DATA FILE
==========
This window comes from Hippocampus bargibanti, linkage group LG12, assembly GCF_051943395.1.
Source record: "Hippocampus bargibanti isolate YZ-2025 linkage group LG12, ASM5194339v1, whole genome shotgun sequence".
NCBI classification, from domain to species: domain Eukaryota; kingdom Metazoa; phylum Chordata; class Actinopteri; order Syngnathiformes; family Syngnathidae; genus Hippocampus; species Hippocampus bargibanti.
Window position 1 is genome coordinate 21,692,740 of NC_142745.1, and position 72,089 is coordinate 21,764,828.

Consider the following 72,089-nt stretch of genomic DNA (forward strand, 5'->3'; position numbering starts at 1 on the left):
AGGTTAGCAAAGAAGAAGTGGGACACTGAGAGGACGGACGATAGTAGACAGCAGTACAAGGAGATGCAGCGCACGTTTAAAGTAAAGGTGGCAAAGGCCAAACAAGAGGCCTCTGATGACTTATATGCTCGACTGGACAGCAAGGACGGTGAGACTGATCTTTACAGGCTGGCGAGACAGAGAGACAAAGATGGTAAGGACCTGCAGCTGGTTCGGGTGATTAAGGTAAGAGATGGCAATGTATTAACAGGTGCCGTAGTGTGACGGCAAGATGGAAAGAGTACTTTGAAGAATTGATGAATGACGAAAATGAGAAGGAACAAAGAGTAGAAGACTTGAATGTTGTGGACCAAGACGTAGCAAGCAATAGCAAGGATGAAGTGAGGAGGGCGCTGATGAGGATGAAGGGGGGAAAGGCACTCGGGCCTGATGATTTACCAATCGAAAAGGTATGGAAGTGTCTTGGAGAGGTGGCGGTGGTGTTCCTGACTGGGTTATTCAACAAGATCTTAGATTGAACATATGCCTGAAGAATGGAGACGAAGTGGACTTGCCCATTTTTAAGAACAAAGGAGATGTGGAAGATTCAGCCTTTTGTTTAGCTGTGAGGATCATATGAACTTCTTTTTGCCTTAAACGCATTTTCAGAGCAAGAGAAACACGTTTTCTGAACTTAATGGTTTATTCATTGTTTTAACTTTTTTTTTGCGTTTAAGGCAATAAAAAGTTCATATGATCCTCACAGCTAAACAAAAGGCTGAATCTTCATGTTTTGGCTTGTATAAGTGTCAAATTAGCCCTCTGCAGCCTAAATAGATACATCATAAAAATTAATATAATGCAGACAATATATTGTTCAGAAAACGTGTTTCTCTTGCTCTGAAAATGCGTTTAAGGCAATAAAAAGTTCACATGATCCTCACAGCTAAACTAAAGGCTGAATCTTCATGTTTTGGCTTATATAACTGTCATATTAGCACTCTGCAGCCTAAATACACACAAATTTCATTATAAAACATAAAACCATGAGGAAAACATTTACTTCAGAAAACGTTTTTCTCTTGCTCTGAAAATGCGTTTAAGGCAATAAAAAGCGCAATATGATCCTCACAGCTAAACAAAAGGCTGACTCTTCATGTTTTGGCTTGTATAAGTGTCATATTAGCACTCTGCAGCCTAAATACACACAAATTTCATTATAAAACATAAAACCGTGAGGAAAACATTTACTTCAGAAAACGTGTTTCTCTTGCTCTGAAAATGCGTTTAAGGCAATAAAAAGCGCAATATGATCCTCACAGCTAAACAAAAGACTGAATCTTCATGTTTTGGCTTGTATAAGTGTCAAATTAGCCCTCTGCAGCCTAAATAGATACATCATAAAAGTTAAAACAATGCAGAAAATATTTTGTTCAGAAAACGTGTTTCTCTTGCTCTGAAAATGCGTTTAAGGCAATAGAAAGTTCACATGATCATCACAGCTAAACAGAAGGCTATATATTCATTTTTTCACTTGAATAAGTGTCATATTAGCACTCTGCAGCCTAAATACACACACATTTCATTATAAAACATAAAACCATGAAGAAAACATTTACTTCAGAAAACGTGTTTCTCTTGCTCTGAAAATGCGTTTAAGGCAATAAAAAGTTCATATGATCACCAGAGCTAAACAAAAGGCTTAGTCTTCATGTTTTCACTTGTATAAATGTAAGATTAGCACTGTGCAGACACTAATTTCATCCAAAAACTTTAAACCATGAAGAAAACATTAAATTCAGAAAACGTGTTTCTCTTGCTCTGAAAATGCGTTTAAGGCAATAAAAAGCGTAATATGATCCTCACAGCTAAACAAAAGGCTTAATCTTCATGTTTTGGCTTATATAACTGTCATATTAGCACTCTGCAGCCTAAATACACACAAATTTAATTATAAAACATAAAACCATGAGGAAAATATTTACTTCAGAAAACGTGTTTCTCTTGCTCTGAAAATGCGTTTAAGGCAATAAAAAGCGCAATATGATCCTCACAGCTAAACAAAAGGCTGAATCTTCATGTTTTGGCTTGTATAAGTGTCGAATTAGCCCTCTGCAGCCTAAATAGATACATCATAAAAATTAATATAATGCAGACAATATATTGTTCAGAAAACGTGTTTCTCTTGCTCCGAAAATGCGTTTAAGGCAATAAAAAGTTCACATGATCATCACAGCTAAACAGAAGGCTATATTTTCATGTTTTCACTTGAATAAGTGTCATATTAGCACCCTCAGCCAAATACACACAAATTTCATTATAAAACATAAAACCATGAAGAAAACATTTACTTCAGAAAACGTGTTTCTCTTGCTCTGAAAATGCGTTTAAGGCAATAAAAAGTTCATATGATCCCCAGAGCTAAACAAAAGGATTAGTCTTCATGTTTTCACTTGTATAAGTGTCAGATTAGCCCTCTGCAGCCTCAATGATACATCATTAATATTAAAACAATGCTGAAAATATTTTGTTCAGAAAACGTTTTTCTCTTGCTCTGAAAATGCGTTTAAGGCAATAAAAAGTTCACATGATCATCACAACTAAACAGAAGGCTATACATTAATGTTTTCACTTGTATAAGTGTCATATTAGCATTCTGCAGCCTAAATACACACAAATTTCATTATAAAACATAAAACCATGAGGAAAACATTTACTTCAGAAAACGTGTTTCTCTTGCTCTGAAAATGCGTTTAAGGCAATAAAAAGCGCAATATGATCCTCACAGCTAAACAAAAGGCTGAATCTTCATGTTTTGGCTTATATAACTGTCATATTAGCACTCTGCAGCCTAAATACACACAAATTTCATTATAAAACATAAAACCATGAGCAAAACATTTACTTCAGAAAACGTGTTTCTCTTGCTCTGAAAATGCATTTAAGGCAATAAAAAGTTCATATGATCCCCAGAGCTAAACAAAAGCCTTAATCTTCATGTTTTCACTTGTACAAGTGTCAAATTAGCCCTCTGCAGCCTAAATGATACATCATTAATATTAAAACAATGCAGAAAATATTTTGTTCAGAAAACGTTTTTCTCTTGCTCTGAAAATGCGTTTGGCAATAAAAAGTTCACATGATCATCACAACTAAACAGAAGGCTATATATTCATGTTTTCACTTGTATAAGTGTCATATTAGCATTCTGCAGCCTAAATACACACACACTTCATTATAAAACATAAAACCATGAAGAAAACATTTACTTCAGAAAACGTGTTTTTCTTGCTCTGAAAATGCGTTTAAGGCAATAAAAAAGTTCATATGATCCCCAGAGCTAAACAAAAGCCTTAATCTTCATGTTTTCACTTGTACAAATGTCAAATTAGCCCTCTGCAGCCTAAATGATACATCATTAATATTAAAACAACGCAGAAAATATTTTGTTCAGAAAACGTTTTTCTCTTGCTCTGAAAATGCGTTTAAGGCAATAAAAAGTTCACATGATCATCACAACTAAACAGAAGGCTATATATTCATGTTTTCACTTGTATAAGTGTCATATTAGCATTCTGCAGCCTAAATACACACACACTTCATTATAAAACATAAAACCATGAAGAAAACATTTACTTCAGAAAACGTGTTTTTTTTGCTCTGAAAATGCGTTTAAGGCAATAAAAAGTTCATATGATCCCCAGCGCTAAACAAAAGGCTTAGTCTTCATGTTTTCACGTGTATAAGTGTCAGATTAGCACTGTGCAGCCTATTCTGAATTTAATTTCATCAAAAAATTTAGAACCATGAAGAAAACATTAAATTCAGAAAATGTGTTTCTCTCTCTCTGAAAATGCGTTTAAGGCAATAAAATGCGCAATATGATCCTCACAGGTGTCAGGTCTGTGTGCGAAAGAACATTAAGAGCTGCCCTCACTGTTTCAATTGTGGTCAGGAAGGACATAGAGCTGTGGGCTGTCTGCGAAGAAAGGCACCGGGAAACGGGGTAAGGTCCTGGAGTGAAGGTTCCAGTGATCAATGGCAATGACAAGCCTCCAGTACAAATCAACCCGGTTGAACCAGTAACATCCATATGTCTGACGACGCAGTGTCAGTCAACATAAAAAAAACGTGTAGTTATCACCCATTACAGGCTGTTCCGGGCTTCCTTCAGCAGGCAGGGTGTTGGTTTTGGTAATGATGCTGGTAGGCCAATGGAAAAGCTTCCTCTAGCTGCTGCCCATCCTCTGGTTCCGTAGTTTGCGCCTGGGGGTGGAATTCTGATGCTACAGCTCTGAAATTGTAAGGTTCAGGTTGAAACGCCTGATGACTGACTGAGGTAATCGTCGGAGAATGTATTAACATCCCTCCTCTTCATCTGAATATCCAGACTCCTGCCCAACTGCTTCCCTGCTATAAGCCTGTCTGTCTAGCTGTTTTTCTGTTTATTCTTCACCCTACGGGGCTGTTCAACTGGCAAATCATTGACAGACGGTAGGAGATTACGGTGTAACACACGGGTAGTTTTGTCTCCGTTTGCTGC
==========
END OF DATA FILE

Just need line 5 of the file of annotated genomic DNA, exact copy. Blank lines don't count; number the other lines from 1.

Consider the following 72,089-nt stretch of genomic DNA (forward strand, 5'->3'; position numbering starts at 1 on the left):